Discover the Top RN Per Diem Jobs in NYC
If you're a registered nurse (RN) considering relocating to another state, you may be contemplating moving to the Empire State. In particular, New York City (NYC) is renowned for its bustling city life and its immense job opportunities for RNs due to its robust healthcare system.
In fact, with the New York-Newark-Jersey City area employing 182,710 registered nurses out of the total 190,740 RNs in the whole state of New York, you can rest assured that NYC has no shortage of job opportunities for registered nurses. If you’re seeking RN opportunities in NYC, keep reading to learn what this city has to offer.
In this blog post, we'll walk you through what you need to know when considering a move to New York as a nurse, from the cost of living to whether this city is a good place for nurses. We'll also share professional development opportunities and some tips on things to do in New York.
Cost of Living in New York
Considering the cost of living in New York before making the leap is crucial. Housing, food, and utility prices tend to be higher in major cities such as New York City, contributing to the overall high cost of living. Coupled with other costs such as high student loan repayments, living in New York City will require agile financial management skills, so if you’re looking to become an RN in NYC, it’s essential to consider the financial implications such a move will have on your lifestyle.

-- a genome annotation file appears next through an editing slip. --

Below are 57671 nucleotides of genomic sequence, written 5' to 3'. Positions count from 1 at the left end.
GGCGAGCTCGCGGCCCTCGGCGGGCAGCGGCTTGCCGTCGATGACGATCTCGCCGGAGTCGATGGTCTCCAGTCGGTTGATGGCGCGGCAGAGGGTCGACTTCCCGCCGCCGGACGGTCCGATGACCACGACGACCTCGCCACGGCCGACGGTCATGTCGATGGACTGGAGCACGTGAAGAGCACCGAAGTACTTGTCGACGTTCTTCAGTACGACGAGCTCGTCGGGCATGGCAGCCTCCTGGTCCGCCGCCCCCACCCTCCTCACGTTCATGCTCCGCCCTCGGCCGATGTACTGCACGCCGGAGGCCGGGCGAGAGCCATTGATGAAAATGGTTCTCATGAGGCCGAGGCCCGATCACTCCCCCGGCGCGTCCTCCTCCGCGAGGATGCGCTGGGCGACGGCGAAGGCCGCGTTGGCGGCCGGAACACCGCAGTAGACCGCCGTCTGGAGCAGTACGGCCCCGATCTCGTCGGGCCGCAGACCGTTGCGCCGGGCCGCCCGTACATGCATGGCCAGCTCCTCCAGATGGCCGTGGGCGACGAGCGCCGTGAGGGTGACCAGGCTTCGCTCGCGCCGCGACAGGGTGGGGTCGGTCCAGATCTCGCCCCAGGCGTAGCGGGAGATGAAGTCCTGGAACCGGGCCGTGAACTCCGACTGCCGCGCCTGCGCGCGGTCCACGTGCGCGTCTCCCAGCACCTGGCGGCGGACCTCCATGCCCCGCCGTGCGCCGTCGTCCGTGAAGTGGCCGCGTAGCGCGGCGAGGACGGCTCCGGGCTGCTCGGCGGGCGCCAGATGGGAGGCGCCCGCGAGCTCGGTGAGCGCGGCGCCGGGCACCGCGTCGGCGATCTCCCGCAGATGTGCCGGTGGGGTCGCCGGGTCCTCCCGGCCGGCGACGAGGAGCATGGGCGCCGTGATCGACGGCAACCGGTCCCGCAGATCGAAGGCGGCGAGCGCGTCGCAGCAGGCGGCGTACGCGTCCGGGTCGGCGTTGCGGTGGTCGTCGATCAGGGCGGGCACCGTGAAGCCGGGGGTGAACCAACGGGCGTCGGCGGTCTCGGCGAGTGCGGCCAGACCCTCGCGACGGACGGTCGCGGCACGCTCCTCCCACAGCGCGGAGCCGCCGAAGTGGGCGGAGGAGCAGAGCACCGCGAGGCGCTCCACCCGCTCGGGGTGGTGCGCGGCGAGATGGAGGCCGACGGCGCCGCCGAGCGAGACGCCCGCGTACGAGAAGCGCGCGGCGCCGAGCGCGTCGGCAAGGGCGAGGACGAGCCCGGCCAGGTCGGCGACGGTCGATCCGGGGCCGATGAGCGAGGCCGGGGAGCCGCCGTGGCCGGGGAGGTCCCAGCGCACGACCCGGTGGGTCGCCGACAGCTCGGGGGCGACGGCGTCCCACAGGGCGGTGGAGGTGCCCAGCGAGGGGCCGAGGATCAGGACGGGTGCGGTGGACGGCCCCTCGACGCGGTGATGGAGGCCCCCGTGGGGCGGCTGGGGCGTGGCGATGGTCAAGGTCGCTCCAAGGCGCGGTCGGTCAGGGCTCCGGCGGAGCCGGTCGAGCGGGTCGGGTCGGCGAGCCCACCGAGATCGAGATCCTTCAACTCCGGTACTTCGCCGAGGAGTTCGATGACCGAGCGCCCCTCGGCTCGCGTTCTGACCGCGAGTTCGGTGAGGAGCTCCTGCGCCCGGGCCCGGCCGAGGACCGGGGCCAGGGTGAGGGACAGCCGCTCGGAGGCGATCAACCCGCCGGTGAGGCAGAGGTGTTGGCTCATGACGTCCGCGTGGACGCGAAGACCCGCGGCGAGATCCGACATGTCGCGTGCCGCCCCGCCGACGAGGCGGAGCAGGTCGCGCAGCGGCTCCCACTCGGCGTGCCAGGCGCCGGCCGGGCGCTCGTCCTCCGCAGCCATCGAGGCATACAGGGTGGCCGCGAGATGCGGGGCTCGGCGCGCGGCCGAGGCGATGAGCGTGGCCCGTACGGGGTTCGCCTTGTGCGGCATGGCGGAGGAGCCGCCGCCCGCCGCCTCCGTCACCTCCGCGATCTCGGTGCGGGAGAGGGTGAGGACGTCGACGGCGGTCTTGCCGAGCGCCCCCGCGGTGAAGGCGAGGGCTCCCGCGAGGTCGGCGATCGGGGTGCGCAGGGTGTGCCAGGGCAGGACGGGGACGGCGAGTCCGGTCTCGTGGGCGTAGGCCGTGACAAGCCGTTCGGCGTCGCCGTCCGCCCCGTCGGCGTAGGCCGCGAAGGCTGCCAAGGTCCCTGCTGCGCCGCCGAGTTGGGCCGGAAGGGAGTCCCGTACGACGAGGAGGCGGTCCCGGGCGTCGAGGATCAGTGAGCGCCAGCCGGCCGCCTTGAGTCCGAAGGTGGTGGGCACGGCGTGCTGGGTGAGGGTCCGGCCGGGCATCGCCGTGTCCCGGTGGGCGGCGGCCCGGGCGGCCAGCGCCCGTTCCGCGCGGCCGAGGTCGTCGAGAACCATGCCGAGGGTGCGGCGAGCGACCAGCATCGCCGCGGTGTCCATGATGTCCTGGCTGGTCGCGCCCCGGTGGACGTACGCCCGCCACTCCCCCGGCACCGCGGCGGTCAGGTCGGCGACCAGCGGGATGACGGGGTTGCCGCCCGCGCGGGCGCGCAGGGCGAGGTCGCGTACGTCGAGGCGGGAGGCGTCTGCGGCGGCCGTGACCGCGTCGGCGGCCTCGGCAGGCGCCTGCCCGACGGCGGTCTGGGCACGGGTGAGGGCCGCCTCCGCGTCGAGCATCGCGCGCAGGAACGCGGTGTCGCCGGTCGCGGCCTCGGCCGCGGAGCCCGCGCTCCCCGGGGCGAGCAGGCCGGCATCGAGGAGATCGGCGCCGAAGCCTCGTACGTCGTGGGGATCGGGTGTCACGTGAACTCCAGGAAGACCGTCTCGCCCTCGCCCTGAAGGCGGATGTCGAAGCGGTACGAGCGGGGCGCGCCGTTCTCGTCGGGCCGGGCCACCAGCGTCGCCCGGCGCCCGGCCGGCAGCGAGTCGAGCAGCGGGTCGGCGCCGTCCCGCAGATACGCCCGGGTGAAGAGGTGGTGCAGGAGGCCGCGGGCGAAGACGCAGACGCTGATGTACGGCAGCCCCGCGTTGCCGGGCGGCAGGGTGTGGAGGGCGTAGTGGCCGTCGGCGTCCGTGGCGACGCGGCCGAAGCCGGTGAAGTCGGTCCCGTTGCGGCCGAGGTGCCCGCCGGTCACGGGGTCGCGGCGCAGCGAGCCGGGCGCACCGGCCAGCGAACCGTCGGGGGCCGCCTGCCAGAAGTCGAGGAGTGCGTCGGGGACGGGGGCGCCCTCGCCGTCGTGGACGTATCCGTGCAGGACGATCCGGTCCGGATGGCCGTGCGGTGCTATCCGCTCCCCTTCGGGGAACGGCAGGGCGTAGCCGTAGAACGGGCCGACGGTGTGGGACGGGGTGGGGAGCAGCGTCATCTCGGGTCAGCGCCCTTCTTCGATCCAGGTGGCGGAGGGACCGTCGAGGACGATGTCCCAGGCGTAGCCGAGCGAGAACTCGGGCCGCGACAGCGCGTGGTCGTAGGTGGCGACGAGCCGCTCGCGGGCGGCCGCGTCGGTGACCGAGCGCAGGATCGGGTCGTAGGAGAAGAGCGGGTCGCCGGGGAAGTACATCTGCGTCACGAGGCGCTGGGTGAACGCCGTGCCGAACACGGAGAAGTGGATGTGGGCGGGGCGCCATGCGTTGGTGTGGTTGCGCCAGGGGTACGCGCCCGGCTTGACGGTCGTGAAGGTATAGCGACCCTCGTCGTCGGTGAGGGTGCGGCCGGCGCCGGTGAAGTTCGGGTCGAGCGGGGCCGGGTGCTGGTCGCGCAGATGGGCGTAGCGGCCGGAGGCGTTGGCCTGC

In fact, while New York is among the top 10 highest-paying states for RNs, it is the 44th best-paying state for RNs after factoring in the cost of living. Therefore, while you work towards your financial and career goals, it's crucial to budget so you're aware of your spending and savings—especially before making a big move.
Is New York a Good Place for Nurses?
New York boasts a variety of nursing specialties, including pediatric, electronic intensive care, emergency room, and long-term care nursing. Furthermore, being located in New York offers nurses many opportunities and advantages, with competitive compensation available due to the high demand for healthcare professionals.
Top Hospitals in New York for Nurses
Nurses in New York have no shortage of top hospitals where they can work. In fact, New York City boasts three of the top hospitals in the country, which are, in order, the following:
- NYU Langone (ranked top five nationally for cardiology, diabetes, gastroenterology, geriatrics, orthopedics, pulmonology, and neurology)
- New York-Presbyterian (ranked top five nationally for cardiology, diabetes, neurology, psychiatry, rheumatology, and urology)
- Mount Sinai (ranked number one nationally for geriatrics)
If you’re an RN in NYC, seeking opportunities at these hospitals—including per diem shifts—is a great place to start. New York City also has some of the country’s best medical clinics and health centers, so whether you’re looking to work in a medical spa or a private long-term care facility, you have dozens of top options to choose from.